Wall Street's meltdown is fast becoming Sacramento's problem, too.
The three-headed monster gripping the financial markets Monday will put more economic pressure on the Sacramento area. Credit markets will tighten, which could hurt the fragile recovery in the housing market. Businesses will find it harder to expand. Pension plans might suffer. A lot of people will feel poorer and more afraid.
All of which is bad news in a region where unemployment – at 7.3 percent – is the highest in 12 years.
Lehman Brothers' bankruptcy, plus the rescue of Merrill Lynch and the iffy fate of insurer American International Group, sent the Dow Jones tumbling 504 points Monday. It was one of Wall Street's worst days ever, and made for a bad day on Main Street, too.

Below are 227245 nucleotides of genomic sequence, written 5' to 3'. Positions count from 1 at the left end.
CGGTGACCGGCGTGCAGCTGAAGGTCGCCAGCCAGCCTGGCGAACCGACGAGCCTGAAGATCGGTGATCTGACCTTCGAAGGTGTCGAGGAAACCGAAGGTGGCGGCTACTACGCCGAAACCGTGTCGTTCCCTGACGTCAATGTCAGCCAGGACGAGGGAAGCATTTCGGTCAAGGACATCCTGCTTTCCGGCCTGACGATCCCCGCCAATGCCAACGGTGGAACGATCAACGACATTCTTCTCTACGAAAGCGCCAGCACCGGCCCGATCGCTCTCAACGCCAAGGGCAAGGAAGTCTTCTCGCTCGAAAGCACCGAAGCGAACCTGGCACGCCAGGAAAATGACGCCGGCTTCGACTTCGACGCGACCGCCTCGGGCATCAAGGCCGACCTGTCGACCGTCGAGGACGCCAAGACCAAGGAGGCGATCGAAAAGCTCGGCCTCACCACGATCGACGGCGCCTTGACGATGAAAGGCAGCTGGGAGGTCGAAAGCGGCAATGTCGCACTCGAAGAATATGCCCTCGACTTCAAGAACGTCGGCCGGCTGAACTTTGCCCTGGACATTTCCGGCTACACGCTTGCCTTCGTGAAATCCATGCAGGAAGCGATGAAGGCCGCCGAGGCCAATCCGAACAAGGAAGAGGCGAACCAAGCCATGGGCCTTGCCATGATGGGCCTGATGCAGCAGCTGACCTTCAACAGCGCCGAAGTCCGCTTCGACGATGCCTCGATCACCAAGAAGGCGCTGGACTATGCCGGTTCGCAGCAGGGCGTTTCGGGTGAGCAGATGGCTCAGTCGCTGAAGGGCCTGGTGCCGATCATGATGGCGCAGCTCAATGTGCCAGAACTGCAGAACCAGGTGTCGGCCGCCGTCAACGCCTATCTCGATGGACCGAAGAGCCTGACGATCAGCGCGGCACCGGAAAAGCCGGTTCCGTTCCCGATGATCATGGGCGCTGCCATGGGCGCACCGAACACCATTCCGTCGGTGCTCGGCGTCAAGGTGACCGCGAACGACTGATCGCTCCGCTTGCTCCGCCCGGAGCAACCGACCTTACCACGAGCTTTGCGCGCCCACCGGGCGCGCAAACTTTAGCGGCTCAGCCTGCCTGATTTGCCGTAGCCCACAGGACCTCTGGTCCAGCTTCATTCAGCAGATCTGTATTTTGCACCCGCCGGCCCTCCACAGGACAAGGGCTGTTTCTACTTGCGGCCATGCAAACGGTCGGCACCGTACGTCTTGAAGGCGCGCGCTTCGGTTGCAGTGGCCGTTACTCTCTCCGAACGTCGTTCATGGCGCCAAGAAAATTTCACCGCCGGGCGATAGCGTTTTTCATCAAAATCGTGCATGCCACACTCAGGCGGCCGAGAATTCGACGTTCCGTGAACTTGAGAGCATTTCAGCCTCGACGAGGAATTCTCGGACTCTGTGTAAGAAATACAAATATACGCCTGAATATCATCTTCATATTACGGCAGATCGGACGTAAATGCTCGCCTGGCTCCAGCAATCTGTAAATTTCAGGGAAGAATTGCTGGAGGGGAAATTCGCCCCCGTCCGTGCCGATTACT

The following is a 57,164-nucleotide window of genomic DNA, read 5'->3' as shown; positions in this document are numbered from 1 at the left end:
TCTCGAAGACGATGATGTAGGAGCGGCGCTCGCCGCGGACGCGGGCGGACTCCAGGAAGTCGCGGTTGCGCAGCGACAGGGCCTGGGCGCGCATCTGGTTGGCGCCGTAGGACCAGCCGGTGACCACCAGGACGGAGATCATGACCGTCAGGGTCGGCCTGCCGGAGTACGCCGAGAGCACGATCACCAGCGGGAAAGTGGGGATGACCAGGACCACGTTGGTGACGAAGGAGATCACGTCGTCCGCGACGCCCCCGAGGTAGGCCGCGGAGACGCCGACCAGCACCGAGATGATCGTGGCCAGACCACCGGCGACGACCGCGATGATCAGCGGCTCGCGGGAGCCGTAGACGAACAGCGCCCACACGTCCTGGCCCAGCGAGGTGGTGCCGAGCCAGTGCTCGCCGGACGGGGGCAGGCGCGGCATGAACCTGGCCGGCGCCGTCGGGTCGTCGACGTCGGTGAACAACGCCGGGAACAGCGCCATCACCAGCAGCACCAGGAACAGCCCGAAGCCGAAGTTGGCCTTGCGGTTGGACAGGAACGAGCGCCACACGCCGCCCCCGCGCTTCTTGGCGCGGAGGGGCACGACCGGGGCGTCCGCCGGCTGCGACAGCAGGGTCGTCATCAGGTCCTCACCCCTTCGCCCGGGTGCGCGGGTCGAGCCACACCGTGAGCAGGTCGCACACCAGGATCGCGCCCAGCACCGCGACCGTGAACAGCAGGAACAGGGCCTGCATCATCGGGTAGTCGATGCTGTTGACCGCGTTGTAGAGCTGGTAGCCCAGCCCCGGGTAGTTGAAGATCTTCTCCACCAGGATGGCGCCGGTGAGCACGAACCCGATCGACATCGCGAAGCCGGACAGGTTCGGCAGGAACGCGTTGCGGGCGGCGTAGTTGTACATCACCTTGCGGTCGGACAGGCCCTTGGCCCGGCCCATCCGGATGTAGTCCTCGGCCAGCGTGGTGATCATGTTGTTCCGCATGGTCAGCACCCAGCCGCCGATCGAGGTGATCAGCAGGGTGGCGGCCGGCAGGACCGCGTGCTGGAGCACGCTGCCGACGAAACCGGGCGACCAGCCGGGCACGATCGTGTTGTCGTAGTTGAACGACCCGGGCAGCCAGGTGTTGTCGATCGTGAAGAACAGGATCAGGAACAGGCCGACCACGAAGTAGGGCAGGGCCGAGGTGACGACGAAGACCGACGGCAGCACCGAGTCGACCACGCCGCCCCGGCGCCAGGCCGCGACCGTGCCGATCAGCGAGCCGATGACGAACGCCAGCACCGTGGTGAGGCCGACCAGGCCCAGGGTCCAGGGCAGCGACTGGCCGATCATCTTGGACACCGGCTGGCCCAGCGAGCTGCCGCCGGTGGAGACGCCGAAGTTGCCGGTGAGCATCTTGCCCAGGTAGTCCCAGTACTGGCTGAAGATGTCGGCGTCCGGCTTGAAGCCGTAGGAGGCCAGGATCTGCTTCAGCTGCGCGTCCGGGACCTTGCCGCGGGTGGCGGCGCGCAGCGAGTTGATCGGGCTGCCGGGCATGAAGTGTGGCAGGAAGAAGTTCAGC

The demise of the nation's fourth-largest brokerage firm did little to boost confidence in the economy. The fall of the Dow, following weeks of market instability, took another chunk out of practically everyone's nest egg.
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